Interior Minister Sar Kheng yesterday appealed to people across the country not to fall for an opposition group’s propaganda and join any demonstration against the government.
He made the call during a speech in Battambang province, noting that some supporters of the court-dissolved CNRP organised a street rally in Tokyo, Japan on Monday.
Mr Kheng said some CNRP supporters residing in the Kingdom have also continued to gather to discuss plans to oppose the government and welcome back their former leaders who had fled abroad.
“The country is now at peace, so people should focus on their businesses and expenses in order to improve their living conditions,” he said. “Do not care about those former politicians. They intend to garner support from people to oppose the government through demonstrations.”
Mr Kheng said if the current legitimate government is toppled, Cambodia will need to rebuild and the work will take decades.
“Even though a few countries do not recognise Cambodia’s government after last year’s national election, others respect the results,” he said. “We have built good diplomatic relations with many countries in the world and no country is considered as our enemy.”
Defence Minister General Tea Banh yesterday said the government has sacrificed and put in a lot of effort into leading the Kingdom and this has yielded uncountable achievements in all developing sectors.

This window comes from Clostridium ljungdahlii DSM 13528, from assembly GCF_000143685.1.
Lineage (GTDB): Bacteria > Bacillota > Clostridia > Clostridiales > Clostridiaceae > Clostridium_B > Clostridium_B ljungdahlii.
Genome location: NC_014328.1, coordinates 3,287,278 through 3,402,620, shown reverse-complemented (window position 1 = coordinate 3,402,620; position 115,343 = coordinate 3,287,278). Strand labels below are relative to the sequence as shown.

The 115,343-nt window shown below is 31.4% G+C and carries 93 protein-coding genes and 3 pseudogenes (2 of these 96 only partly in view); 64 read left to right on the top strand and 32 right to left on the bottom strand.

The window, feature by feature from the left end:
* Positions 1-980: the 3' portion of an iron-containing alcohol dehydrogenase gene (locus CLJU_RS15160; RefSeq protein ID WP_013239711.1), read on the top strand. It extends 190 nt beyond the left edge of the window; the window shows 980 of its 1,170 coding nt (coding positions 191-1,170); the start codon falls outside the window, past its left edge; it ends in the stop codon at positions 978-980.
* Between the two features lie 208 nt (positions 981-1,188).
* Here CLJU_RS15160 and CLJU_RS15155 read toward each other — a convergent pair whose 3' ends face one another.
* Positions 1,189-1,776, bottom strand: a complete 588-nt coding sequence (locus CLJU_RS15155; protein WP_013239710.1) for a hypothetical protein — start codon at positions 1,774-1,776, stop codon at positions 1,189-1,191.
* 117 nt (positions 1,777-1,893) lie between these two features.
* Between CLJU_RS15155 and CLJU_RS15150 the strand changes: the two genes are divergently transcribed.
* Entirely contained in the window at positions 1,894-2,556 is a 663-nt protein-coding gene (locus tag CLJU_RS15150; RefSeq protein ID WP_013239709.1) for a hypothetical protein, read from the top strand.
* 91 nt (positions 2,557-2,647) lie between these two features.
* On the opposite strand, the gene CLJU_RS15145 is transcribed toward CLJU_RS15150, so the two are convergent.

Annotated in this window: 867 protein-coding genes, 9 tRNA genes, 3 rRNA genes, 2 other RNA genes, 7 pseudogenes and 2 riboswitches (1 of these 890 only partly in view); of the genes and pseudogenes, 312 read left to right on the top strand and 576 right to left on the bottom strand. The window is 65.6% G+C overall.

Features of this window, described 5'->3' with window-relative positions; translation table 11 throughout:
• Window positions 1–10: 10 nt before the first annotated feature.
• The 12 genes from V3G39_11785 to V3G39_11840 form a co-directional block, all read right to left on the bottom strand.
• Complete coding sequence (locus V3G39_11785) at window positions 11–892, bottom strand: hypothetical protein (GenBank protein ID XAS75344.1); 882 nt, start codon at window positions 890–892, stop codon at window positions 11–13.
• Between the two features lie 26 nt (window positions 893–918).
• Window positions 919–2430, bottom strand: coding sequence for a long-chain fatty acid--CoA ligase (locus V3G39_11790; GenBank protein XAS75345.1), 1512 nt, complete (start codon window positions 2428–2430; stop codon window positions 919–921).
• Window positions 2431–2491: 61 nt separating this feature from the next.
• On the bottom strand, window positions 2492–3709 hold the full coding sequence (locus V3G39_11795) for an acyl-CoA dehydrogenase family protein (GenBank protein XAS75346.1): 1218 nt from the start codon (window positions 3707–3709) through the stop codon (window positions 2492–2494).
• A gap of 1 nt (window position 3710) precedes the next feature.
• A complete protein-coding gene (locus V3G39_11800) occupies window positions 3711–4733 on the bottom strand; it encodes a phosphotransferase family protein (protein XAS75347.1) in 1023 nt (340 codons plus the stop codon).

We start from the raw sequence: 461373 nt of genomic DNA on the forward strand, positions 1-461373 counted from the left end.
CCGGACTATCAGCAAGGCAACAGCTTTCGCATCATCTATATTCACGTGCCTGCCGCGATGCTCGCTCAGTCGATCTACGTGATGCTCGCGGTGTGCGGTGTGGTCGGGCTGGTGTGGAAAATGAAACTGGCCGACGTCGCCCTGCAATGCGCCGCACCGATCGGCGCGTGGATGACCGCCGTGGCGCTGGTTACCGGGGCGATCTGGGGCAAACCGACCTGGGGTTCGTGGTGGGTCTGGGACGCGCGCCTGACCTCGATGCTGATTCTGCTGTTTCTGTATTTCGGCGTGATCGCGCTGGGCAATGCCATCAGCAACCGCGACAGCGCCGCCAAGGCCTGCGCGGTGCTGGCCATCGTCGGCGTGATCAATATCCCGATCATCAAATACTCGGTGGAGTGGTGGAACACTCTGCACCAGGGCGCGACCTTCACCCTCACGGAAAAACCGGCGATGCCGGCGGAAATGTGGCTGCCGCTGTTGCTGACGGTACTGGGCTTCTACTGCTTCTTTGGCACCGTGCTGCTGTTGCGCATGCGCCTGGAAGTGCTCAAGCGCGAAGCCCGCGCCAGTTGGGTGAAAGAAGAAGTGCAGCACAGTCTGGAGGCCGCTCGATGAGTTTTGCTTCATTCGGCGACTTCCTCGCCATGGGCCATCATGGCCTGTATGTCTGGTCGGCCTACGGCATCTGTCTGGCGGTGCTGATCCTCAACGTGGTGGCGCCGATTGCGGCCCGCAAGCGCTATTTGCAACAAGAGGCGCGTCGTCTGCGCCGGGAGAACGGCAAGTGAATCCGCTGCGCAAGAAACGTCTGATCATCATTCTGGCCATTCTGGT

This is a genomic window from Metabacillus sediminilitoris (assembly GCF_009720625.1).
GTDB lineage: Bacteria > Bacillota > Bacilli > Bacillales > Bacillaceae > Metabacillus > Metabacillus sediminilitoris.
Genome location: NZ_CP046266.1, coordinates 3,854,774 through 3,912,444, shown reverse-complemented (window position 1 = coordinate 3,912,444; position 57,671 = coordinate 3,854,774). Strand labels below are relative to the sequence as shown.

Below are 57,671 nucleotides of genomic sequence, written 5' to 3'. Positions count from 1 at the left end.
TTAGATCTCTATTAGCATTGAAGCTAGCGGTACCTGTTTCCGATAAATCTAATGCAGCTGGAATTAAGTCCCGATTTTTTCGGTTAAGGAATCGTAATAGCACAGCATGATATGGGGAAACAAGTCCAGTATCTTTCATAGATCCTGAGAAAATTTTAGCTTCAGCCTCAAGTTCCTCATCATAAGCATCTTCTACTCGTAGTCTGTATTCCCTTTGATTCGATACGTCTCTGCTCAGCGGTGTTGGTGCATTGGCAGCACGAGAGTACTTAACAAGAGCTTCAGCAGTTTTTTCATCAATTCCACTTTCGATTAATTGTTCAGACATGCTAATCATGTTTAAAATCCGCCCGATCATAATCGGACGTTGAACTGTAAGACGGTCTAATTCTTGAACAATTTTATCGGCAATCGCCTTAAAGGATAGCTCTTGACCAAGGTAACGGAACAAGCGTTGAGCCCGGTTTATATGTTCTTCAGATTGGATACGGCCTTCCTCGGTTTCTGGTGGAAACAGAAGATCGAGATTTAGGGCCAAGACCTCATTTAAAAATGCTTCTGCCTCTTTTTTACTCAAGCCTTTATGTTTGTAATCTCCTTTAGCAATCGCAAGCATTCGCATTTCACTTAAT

He noted that people are now living in peace in the country.
“It’s funny that they [the former CNRP members] want to save the nation while the Kingdom is at peace and all sectors are developing, and it is also receiving praises from the international community,” Gen Banh said. “I think this small group of extremists should have come to rescue the country in 1975.”
Former CNRP lawmaker Ou Chanrath yesterday said opposition demonstrations will only stir public anger and insecurity, which harm both local and international investments.
He said in order to ensure that people continue to enjoy peace and development, the government must address underlying political problems.
“I think the opposition group should stop their protests or demonstrations and figure out a way to sit down with the government to solve the problem,” Mr Chanrath said. “People will not be fully offered development opportunities if the political situation is not stable.”
Political analyst Lao Mong Hay yesterday said the government might address concerns raised by the EU and United States regarding the political tension in order to restore social stability.
“The government may have to address the the arrest of its leader Kem Sokha and the ban on former CNRP officials from engaging in political activities,” he said.